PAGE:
SALT LAKE CITY — Utah foster families continue to be in demand during the COVID-19 pandemic, especially skilled caregivers.
Right now, there are more children in foster care than homes to care for the, particular those for children with significant behavioral or mental health challenges.
In March, when families were told to isolate and stay home, Sela Misinale opened up her house.
“We looked into fostering three times before this within the 14 years I’ve been married,” Misinale said.
For the family of five, the pandemic became best time to open their lives to a child in need.
"We prayed about it and this was something that opened up,” Misinale said.
The family cares for 17-year-old girl with significant challenges.
“I find a piece of myself that I don’t think I would be able to find anywhere else helping another child …who has no one else,” Misinale said.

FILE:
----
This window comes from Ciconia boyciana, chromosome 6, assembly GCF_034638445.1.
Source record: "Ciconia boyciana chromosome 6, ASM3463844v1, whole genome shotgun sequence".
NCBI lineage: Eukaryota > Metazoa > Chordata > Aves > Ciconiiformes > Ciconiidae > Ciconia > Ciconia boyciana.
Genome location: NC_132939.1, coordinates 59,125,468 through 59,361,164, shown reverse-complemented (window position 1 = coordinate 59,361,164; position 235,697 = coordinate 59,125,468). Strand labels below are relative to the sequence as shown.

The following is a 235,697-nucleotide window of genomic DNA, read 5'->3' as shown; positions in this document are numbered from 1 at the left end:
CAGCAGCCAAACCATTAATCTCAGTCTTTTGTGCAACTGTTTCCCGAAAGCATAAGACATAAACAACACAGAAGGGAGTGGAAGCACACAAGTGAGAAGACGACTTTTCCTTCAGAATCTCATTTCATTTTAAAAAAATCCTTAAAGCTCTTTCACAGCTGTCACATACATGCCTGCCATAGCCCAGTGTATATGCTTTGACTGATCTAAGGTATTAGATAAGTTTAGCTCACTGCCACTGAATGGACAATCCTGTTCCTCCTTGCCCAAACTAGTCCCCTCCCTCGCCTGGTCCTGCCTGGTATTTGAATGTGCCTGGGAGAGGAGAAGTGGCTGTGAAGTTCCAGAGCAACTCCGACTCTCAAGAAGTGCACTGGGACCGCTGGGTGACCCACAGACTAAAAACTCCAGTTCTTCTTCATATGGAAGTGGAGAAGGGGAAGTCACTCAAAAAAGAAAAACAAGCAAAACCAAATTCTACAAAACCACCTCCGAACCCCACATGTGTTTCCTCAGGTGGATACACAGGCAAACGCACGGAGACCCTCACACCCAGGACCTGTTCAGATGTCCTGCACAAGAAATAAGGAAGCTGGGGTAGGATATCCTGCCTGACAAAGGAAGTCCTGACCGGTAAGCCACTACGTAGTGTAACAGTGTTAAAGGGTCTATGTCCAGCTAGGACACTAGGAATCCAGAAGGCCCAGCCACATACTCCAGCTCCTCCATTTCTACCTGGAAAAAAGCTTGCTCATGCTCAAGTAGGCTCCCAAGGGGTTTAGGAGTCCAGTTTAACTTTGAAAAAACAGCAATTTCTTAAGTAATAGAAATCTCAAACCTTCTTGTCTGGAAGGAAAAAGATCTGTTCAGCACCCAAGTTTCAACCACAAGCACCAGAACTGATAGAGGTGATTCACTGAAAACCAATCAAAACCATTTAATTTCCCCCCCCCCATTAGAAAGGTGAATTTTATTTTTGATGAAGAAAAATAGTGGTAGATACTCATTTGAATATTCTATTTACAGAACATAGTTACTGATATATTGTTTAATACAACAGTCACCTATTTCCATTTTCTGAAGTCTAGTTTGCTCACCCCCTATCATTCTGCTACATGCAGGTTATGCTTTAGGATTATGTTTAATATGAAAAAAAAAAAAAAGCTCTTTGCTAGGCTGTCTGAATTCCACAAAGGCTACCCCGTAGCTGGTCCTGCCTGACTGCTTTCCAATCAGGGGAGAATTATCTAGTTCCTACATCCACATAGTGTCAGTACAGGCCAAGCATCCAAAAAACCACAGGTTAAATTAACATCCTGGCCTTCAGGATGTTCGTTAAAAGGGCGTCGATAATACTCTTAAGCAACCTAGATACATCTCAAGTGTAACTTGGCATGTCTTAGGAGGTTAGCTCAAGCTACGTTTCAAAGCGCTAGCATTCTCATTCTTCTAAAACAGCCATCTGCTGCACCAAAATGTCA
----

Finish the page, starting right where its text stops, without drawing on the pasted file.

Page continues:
On Wednesday, she and several dozen other foster parents get ongoing training and support through Open Arms Children and Adult Services in South Salt Lake.
“Every child that comes in requires different needs and we we want to make sure we can find the best fitting family,” Rey Hansen said, Open Arms coordinator.
In Utah, there is a general need for foster parents, especially so-called proctor families with specialized skills able to care for children with significant behavioral or mental health needs.
As of today, Utah has about 2,400 children in foster care and 1,100 licensed foster families.
“One of the things we are looking for right now is making sure that we can fill the need,” said Hansen.
While immensely challenging, being a proctor family is immensely rewarding for Misinale.
“Don’t be afraid. Don’t be afraid to open not just your home, but open your heart,” said Misinale.
To apply to become a foster parent, click here.